In one example, the drug registry can help those responsible for drug safety make more timely and evidence-based decisions. In the last decade, more than 300 new prescription drugs were launched and the prescription drug approval period has been shortened. In addition, pharmaceutical and biotechnology companies are investing record amounts in research and development to bring more prescription drugs to market—in 2004, the industry invested $38.8 billion in R&D. But once clinical trials are completed and a drug is on the market, the emergence of information sufficient to prompt a safety recall often does not take place before widespread usage of the drug by a large patient population over many months or years. Embodiments of the present invention can help organize a large and growing source of health experience data in ways that may enable faster detection of significant trends.
The drug registry may be created and used to provide faster access to data to help researchers assess the relative risks of a prescribed drug. The drug registry can be a resource that large health plans, pharmaceutical companies, regulatory agencies like the U.S. Food and Drug Administration (FDA), and other stakeholders can use to review health care data relating to prescription drug use in a timely and objective manner. In addition, the results of the analysis of this data may ultimately help physicians write prescriptions with greater confidence, and allow patients to take new medications with added comfort and security. Such data may help researchers detect potentially significant trends earlier in a drug's market experience.
In one example, a drug registry may include a review of claims data generated by selected health plans. New molecular entities (“NMEs”—newly introduced drugs based on an innovative chemical structure) will enter the Registry as soon as 1,000 individuals in a health plan have received (i.e. filled a prescription) the drug. A comparison group of users of an established therapy with the same indications will be created. Through statistical matching, the two groups, NME and comparator, will have nearly identical demographic characteristics and health insurance experience. In one example, the two groups will have, within statistical precision, the same distribution over categories of age, sex, geographic region, diagnoses, drugs dispensed, procedures performed, and generalists and specialists seen. Within these groups, the drug registry may track the occurrence of medical conditions—both existing and new.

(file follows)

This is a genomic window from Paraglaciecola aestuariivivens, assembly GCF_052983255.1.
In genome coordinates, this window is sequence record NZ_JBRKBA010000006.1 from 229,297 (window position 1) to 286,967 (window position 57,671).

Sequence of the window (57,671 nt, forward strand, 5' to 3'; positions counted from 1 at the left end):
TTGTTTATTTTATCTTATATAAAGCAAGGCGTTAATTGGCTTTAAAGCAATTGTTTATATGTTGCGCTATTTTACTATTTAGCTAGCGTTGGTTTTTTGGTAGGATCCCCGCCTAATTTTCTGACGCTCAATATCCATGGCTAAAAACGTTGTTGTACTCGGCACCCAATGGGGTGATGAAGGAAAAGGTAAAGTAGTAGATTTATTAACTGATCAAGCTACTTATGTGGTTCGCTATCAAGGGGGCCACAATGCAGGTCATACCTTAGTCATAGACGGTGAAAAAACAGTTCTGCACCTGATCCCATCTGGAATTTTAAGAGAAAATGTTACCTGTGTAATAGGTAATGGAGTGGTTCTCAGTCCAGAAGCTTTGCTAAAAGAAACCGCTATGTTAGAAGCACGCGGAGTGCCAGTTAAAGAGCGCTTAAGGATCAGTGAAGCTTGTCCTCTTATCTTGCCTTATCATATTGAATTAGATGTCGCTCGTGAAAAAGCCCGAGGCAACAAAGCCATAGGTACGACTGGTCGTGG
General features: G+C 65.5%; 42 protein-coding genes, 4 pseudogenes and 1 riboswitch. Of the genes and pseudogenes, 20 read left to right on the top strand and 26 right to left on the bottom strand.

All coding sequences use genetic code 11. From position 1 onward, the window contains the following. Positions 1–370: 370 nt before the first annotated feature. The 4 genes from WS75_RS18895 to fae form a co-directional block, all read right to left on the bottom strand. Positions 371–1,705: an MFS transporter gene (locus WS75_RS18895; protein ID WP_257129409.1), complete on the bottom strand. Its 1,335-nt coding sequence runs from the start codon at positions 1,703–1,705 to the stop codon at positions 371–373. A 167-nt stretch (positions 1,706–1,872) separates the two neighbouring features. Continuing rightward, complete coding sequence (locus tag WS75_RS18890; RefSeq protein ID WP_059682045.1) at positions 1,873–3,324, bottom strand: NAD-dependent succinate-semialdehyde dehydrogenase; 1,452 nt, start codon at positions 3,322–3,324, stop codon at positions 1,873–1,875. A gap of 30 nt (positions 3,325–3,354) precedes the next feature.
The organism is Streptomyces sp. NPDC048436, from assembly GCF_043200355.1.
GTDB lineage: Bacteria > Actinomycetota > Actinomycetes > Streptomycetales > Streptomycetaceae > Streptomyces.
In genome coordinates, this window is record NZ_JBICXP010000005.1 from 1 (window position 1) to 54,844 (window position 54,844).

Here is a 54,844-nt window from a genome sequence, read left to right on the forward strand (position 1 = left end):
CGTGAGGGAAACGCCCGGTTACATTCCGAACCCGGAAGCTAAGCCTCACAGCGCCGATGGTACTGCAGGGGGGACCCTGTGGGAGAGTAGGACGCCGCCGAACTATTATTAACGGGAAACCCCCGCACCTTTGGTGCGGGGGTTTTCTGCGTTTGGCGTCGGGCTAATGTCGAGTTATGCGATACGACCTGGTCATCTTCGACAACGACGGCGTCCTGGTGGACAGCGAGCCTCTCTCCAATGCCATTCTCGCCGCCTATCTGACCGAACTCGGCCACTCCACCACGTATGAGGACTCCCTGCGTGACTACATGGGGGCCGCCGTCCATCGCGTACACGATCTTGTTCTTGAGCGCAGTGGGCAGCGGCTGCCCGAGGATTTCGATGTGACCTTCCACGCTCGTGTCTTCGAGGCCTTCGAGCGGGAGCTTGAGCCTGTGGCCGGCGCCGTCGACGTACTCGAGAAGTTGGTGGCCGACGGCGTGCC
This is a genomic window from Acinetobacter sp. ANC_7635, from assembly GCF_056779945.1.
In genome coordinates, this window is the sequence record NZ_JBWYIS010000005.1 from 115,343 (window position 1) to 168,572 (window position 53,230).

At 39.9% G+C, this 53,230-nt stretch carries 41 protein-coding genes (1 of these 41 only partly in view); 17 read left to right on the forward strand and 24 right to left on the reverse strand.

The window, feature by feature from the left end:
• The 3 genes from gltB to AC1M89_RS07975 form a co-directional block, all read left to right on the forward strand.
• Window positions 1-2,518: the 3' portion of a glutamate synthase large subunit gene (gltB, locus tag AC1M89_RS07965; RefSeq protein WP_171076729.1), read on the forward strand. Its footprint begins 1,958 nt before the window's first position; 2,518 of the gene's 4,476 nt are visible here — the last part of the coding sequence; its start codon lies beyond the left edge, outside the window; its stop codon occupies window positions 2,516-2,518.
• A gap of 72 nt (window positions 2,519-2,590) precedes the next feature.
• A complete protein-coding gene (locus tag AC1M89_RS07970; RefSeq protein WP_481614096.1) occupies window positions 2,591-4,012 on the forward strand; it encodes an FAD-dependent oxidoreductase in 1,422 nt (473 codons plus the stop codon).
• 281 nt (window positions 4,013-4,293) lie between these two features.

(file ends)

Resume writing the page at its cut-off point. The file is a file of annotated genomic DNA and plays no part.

Proper selection of the comparator reference group of persons not receiving the NME will permit the drug registry to distinguish the distinct effect (good or bad) of an NME on the occurrence of complications that affect all drugs in a class, such as for example deep vein thrombosis in oral contraceptive users. The comparator group will also filter out many new diagnoses that represent the natural progression of the disease being treated, such as visual disorders in diabetics.
In one example, two groups of users are identified—users of established therapies, and users of newly introduced drugs—with both groups featuring closely matched demographic characteristics (e.g., age, sex, geographic region, diagnoses, drugs dispensed, procedures performed, etc.). Within these groups, the drug registry can offer data that may help researchers track the comparative occurrence of existing and new medical conditions.
By using a comparator, better benchmarking of a new drug can be realized with a view toward its patient population and the particular health issues typical of those patients. In addition, the comparator provides validation; it attempts to level the playing field to confirm that the symptoms showing are in fact true and are not an idiosyncrasy due to upcoding or some other claims issue.
Focusing on new diagnoses will aid the drug registry in solving the “forest and trees” problem—how to separate out new drug effects from the welter of ongoing conditions that were present before patients began using the NME.
Data mining—the use of sophisticated search algorithms to identify patterns of newly emergent conditions that might otherwise have escaped notice—may also be employed.